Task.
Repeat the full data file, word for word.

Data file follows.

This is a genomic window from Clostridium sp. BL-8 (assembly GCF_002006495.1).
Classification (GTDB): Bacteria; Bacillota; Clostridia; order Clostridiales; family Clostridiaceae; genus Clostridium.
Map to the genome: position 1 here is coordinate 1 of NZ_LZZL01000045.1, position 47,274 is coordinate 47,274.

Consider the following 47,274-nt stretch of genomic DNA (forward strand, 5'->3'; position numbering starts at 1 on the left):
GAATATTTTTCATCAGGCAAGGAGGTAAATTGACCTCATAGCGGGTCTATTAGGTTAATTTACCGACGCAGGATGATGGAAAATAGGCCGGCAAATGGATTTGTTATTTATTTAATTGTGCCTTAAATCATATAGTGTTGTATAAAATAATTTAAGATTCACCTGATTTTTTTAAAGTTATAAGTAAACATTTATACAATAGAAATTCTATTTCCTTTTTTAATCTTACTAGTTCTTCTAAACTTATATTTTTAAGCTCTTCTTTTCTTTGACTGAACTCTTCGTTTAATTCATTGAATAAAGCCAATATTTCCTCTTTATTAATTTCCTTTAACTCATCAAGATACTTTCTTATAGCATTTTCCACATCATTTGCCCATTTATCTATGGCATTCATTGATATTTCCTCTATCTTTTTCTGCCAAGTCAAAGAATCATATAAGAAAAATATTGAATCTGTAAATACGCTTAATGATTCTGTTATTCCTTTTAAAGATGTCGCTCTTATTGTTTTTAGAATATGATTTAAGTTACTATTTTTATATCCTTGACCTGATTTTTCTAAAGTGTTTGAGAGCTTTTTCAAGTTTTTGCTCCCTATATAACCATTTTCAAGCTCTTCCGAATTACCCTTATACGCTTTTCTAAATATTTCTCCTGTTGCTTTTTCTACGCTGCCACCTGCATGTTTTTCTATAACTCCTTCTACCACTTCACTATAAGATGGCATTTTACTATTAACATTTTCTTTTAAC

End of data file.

This is a genomic window from Clostridium sp. BL-8 (assembly GCF_002006495.1).
Classification (GTDB): Bacteria; Bacillota; Clostridia; order Clostridiales; family Clostridiaceae; genus Clostridium.
Map to the genome: position 1 here is coordinate 1 of NZ_LZZL01000045.1, position 47,274 is coordinate 47,274.

Consider the following 47,274-nt stretch of genomic DNA (forward strand, 5'->3'; position numbering starts at 1 on the left):
GAATATTTTTCATCAGGCAAGGAGGTAAATTGACCTCATAGCGGGTCTATTAGGTTAATTTACCGACGCAGGATGATGGAAAATAGGCCGGCAAATGGATTTGTTATTTATTTAATTGTGCCTTAAATCATATAGTGTTGTATAAAATAATTTAAGATTCACCTGATTTTTTTAAAGTTATAAGTAAACATTTATACAATAGAAATTCTATTTCCTTTTTTAATCTTACTAGTTCTTCTAAACTTATATTTTTAAGCTCTTCTTTTCTTTGACTGAACTCTTCGTTTAATTCATTGAATAAAGCCAATATTTCCTCTTTATTAATTTCCTTTAACTCATCAAGATACTTTCTTATAGCATTTTCCACATCATTTGCCCATTTATCTATGGCATTCATTGATATTTCCTCTATCTTTTTCTGCCAAGTCAAAGAATCATATAAGAAAAATATTGAATCTGTAAATACGCTTAATGATTCTGTTATTCCTTTTAAAGATGTCGCTCTTATTGTTTTTAGAATATGATTTAAGTTACTATTTTTATATCCTTGACCTGATTTTTCTAAAGTGTTTGAGAGCTTTTTCAAGTTTTTGCTCCCTATATAACCATTTTCAAGCTCTTCCGAATTACCCTTATACGCTTTTCTAAATATTTCTCCTGTTGCTTTTTCTACGCTGCCACCTGCATGTTTTTCTATAACTCCTTCTACCACTTCACTATAAGATGGCATTTTACTATTAACATTTTCTTTTAAC